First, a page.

Margaret Vinci Heldt, Creator of the Beehive Hairdo
Just like the decade it came to represent, the beehive was revolutionary. The larger-than-life 'do has been adapted by pop divas, movie stars, and cartoon characters, but the originator of the hairstyle was a woman few people would recognize. Margaret Vinci Heldt passed away on June 10 at the age of 98, but not before shaking up the fashion world with her eye for style and her liberal use of hairspray.
Born in 1918 to Sicilian immigrants on Chicago’s West Side, her passion for beauty was evident from a young age. By age seven Heldt knew that hairstyling was her calling. She attended Chicago’s only all-girls vocational school as a teenager, then enrolled in the Columbia College of Hairdressing after snagging a scholarship. Vinci graduated in 1938, and after a little more than a decade of working in salons, she opened up a business of her own.
With the success of her salon, Margaret Vinci Coiffures, she was well on her way to becoming an established figure in the industry. She competed in hairdressing events across Europe and the U.S. and was named America’s National Hairdresser of the Year in 1954. Heldt was also a regular contributor to Modern Beauty Shop magazine, so when the trade publication was looking for a stylist to create a hairstyle to represent the new decade of the 1960s, she was an obvious choice.
Modern Beauty Shop gave her one piece of direction: Come up with something totally different. "Nothing much had happened since the French twist, the page boy, and the flip," Heldt told the Chicago Tribune in 2010. When she finally sat down in front of her mannequin at home, there was nowhere to go but up. The original inspiration behind the conical look was her black velvet fez. She wanted to create a hairdo that would fit snugly inside the hat, but the final product turned out to be more of a statement on its own.
The style’s buzzworthy name was coined at the photo shoot for the magazine. As Heldt was styling the model, she felt something was missing. She says she plucked an embellishment off a black denim hat and tucked it into the model's hair, a last-minute detail the editor thought looked just like a bee. The "beehive" was officially born.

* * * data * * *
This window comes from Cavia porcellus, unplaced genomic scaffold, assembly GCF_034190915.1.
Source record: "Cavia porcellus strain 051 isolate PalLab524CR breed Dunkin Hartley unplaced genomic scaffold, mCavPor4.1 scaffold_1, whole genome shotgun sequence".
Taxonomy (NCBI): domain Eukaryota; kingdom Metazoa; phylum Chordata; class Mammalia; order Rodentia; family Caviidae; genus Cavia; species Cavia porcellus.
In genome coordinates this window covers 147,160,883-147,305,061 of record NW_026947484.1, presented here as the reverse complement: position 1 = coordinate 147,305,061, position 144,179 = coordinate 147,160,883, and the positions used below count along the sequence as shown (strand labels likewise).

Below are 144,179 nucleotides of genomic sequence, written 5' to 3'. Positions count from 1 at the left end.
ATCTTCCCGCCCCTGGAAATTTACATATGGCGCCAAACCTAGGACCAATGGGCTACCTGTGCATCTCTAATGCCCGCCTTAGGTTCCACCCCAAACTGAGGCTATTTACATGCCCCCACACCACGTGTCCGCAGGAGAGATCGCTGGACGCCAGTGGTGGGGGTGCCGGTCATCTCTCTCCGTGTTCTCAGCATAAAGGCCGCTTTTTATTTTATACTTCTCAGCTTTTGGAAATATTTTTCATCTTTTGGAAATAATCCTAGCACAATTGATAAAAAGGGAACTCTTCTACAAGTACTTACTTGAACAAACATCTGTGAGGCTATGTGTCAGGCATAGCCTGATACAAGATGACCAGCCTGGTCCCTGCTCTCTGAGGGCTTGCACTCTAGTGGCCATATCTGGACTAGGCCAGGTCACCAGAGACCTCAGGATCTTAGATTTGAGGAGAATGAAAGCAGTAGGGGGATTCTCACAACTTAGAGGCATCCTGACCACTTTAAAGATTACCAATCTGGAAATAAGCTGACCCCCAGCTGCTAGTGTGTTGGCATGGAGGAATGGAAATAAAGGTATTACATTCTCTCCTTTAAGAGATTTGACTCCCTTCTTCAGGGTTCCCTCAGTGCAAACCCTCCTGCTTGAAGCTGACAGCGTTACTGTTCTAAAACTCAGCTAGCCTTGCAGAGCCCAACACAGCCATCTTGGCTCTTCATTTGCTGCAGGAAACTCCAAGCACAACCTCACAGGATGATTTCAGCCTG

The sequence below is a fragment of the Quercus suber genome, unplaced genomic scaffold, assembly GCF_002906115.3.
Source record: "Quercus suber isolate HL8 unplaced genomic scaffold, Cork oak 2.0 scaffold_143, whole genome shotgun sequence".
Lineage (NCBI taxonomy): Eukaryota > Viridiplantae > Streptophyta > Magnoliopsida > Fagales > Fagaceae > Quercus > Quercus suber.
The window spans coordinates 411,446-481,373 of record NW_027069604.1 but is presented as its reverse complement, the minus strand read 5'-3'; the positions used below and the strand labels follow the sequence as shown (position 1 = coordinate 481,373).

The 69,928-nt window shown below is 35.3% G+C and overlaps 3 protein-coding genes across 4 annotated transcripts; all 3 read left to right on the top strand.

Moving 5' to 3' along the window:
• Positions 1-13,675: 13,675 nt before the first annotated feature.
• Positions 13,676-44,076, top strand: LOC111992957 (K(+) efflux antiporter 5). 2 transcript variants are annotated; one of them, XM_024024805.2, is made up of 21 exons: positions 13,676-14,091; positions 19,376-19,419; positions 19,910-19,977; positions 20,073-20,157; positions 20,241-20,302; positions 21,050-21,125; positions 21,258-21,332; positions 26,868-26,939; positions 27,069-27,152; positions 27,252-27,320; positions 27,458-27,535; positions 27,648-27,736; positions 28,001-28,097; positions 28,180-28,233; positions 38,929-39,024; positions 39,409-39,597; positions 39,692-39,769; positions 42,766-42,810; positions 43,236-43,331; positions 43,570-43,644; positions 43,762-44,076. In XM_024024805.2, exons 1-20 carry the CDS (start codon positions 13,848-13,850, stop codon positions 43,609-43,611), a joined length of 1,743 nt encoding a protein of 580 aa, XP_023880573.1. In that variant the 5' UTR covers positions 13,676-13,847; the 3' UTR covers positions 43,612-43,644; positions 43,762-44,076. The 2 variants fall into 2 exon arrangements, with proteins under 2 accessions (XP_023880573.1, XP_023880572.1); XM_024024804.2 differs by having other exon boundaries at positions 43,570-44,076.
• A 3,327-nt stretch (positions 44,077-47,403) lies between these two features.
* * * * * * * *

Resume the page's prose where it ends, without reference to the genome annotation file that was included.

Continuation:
Her new look first appeared in the pages of Modern Beauty Shop in 1960, and it didn’t take long for it to grow into a phenomenon. Just a year after its debut, Audrey Hepburn was sporting the hairdo as Holly Golightly in Breakfast at Tiffany’s (1961). Brigitte Bardot, Jackie Kennedy, and The Ronettes all helped make the style mainstream during the '60s.
More than just a look for celebrities, the beehive was also embraced by average women at home and in the office for its easy upkeep. After coaxing the hair into its sky-high configuration through determined teasing and plenty of hairspray, the look was capable of holding its shape for over a week. Women would often wrap toilet paper or scarves around their heads before bed, then wake up in the morning looking ready to go. Heldt would jokingly tell her clients that she didn’t care where their husbands touched them from the neck down, but above the neck was a different story.
Even after the '60s came to a close, the beehive never truly seemed to fade from pop culture. In the '70s new wave band The B-52s reportedly named themselves after a popular nickname for the hairstyle, which came from its resemblance to the nose of a bomber jet. In the '90s Marge Simpson became known for her signature towering blue 'do on The Simpsons. More recently, pop singers Adele and the late Amy Winehouse helped reintroduce the retro look back into the music scene.
After retiring from hair-styling at age 80, Heldt remained an active presence in the beauty world. She was the longest-standing member of the trade organization Cosmetologists Chicago, who created a hairdressing scholarship in her name. On top of her hairdressing legacy, Heldt was known for her vivacious charm and her love of Grey Goose dirty martinis. She reportedly asked for one in the hospital during her final days.
Margaret Vinci Heldt is survived by one son, seven grandchildren, and six great-grandchildren. Her signature 'do can be seen on the mannequin that started it all at the Chicago History Museum as well as on the heads of fabulous individuals across the globe.